Home-Related Injuries

According to the National Safety Council, nearly 150,000 unintentional deaths happen each year due to home-related injuries. Falls are among the top 10 most common home-related injuries.

Falls

Falls are the number one cause of home injuries in the U.S. The two groups most at risk for falls are children under the age 5 and adults over the age of 70. Typical injury symptoms are a sharp pain, swelling, bruising, and tenderness.

As you age, you become more susceptible to trips, slips and falls because eyesight, hearing, and balance tend to worsen. Medication can also cause imbalance and confusion, which can lead to falls. Slip, trips and falls can cause

  • Fractures and breaks
  • Knee and shoulder injuries
  • Hip and pelvis injuries
  • Hand injuries
  • Sprains and strains

How Can You Prevent Falls?

There are simple, practical measures you can take to prevent slips, trips and falls in your house:

  • Clean up spills immediately in the kitchen and bathroom, or on hardwood floors.
  • Clear clutter and obstacles from hallways and walkways.
  • Close cabinet and desk drawers when not in use.
  • Replace burnt out light bulbs promptly.
  • Replace worn-out flooring, loose carpet, slippery throw rugs and wooden floorboards that are sticking up.
  • Install handrails and grab bars on stairways, in the shower, and near the toilet if possible.

To prevent slips and falls as you age, consider these safety tips:

  • Stay physically active to maintain strength, healthy bones and balance.
  • Have your eyesight and hearing checked regularly
  • Know the side effects of your medication. Talk to your doctor if your medicine makes you feel dizzy, sleepy or confused.
  • Get enough sleep.
  • Limit how much alcohol you drink.
  • Use a cane or walker as needed, especially when walking in an unknown area or an area with an uneven surface.
  • Wear non-skid shoes.

Other Common Home Injury

Cuts from kitchen knives or other sharp objects, like scissors, tools, and saws, are another common home injury.

How Should You Treat a Minor Cut?

If your cut is minor, you can treat it at home. Here are some DOs and DONT’S to follow:

Do —

  • Apply pressure to stop the bleeding and elevate the injured area.
  • Clean the wound with soap and water if you can.
  • Apply some antibacterial ointment or spray to keep it clean.
  • Dress it with a bandage.
  • Reapply antibiotic ointment and a bandage several times a day.
  • Keep a close eye on it to monitor healing.

If your cut doesn’t appear to be healing and is causing you concern, visit your doctor right away.

Don’t —

  • Do not use hydrogen peroxide to clean a wound, as it can damage the tissue.
  • Do not use Steri-Strips at home. If you think you need to use a Steri-Strip, then you probably need stitches.

How Do You Know If You Need Stitches?

It is not always easy to tell if a cut will need stitches or not, so here are some guidelines to help you make that decision. You or a loved one should get stitches

  • If the cut is deep enough to expose deeper tissue, bone, etc.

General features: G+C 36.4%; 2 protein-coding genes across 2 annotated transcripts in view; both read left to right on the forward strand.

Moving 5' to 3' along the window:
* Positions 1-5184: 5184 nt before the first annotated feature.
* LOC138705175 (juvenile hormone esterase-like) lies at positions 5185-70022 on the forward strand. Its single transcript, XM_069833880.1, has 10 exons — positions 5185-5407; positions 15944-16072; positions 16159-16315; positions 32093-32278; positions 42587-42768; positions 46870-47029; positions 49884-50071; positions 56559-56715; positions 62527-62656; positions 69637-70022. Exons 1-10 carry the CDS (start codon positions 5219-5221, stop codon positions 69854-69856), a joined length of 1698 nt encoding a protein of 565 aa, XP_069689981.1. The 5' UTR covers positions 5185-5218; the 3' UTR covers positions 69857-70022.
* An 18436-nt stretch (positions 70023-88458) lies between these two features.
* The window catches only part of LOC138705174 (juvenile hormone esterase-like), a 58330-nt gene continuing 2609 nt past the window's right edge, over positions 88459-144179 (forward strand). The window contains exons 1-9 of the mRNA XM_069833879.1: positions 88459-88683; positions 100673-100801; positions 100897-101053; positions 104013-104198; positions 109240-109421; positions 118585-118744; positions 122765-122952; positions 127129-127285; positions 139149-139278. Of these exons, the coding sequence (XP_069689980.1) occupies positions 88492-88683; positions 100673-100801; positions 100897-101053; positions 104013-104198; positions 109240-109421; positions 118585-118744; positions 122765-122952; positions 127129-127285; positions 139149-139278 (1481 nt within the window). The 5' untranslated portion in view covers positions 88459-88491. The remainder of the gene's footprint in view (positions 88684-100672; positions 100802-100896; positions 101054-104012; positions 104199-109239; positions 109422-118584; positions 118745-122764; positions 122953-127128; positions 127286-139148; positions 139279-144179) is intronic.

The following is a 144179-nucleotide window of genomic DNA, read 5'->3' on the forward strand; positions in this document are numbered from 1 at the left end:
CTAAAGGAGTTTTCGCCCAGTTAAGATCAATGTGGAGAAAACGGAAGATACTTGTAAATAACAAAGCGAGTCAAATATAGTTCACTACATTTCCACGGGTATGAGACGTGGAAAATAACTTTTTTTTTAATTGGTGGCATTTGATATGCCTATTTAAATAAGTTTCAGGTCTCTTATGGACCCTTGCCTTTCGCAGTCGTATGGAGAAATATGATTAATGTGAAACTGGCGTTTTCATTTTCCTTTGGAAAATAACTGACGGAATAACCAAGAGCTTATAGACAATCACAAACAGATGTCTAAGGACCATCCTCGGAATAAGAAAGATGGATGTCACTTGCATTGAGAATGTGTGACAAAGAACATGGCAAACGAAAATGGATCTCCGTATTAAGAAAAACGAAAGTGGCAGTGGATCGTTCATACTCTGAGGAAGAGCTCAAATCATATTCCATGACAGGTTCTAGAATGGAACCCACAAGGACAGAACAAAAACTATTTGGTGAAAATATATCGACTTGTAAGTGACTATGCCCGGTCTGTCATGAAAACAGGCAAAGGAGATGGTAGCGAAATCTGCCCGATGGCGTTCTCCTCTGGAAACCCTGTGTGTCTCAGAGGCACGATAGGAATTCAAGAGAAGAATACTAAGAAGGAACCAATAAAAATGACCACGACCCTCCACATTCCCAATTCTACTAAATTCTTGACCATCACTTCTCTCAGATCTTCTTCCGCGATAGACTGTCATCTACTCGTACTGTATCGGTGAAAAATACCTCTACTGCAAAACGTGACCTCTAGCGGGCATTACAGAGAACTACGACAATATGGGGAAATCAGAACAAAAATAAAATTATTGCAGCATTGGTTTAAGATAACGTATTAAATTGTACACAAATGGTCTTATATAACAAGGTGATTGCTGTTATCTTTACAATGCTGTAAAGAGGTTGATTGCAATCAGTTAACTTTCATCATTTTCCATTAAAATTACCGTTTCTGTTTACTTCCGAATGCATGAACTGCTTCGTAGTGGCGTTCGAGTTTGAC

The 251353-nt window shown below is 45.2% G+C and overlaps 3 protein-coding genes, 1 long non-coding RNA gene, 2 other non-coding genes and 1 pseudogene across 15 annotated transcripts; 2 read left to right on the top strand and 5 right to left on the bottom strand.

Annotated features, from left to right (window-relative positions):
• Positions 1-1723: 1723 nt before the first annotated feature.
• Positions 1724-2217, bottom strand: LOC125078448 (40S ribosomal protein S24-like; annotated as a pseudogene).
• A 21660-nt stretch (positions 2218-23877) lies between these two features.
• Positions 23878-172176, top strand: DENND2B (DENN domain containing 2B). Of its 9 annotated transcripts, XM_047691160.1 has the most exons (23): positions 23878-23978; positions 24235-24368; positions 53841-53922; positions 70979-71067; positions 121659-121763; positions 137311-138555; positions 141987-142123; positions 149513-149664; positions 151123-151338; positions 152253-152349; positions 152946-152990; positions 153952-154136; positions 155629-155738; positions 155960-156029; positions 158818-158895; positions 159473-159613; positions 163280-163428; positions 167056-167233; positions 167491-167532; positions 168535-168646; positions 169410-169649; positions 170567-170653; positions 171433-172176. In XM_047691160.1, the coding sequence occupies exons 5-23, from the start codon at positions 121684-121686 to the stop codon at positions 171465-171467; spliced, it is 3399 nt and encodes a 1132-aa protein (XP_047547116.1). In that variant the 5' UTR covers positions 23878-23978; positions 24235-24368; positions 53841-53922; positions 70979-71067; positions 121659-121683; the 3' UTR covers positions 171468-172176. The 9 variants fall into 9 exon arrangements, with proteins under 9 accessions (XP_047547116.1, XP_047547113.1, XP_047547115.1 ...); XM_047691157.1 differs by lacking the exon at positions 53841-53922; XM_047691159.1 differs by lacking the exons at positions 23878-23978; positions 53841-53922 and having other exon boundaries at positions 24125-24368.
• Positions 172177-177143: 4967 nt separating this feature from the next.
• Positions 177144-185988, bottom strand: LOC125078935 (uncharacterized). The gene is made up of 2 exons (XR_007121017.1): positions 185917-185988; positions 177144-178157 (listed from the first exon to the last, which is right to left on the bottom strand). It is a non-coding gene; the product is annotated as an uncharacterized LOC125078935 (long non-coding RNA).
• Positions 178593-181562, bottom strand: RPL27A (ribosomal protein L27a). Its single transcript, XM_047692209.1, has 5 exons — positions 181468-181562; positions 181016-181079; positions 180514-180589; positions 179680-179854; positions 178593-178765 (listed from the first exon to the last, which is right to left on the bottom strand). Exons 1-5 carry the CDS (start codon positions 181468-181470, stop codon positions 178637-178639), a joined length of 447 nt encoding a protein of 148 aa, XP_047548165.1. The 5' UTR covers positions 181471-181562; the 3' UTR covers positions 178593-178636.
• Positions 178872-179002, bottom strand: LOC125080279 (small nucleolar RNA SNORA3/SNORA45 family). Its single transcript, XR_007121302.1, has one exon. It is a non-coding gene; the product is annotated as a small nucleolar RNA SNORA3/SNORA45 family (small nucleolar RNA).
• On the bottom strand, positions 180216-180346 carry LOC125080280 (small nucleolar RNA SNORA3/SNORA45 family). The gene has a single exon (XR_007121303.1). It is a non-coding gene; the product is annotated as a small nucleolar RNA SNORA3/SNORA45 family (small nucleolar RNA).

• If the wound is gaping open and you can’t press the edges together.
  • If the wound is located on or across a joint (you may have damaged nerves, tendons, or ligaments as well).
  • If a foreign object, such as a stick or piece of metal is stuck in the wound.
    (Caution: Don’t remove any foreign objects from a wound, as you don’t know what the foreign object has struck underneath (such as an artery.)
  • If the cut is large, maybe more than a few inches in size.
  • If you are bleeding profusely (and flow doesn’t appear to slow).
  • If you were cut or punctured by something that is dirty or contaminated, such as a rusted piece of metal, a dog bite, etc. In such cases, a tetanus booster shot may be required, especially for adults who haven’t had one in the last 10 years.
  • If you are ever uncertain how serious the cut really is, seek immediate medical attention.

Also, note that children who need stitches should not eat or drink anything beforehand, as they may need to be sedated before suturing because they do not typically stay still during the process. If they eat or drink before stitches, it will only delay treatment.

When stitches are required, they should be done within approximately 6 hours to ensure proper healing. At Go To Ortho, we can provide stitches on-site at your walk-in appointment.

What to Expect at Go To Ortho

At Go To Ortho, you can expect immediate care at your walk-in appointment for home-related injuries that involve falls or cuts. Our wait time is typically much shorter than the wait time at an emergency room or other urgent care facilities. During your visit, our team of specialists will provide immediate diagnosis of the injury, corrective treatment, and medication if needed. They’ll also discuss with you any long-term options for recovery.

Contact Us

When you, your child or your parent is hurt, you want to get the very best care immediately.

Walk-in appointments are welcome or you can call us at (503) 850-9950.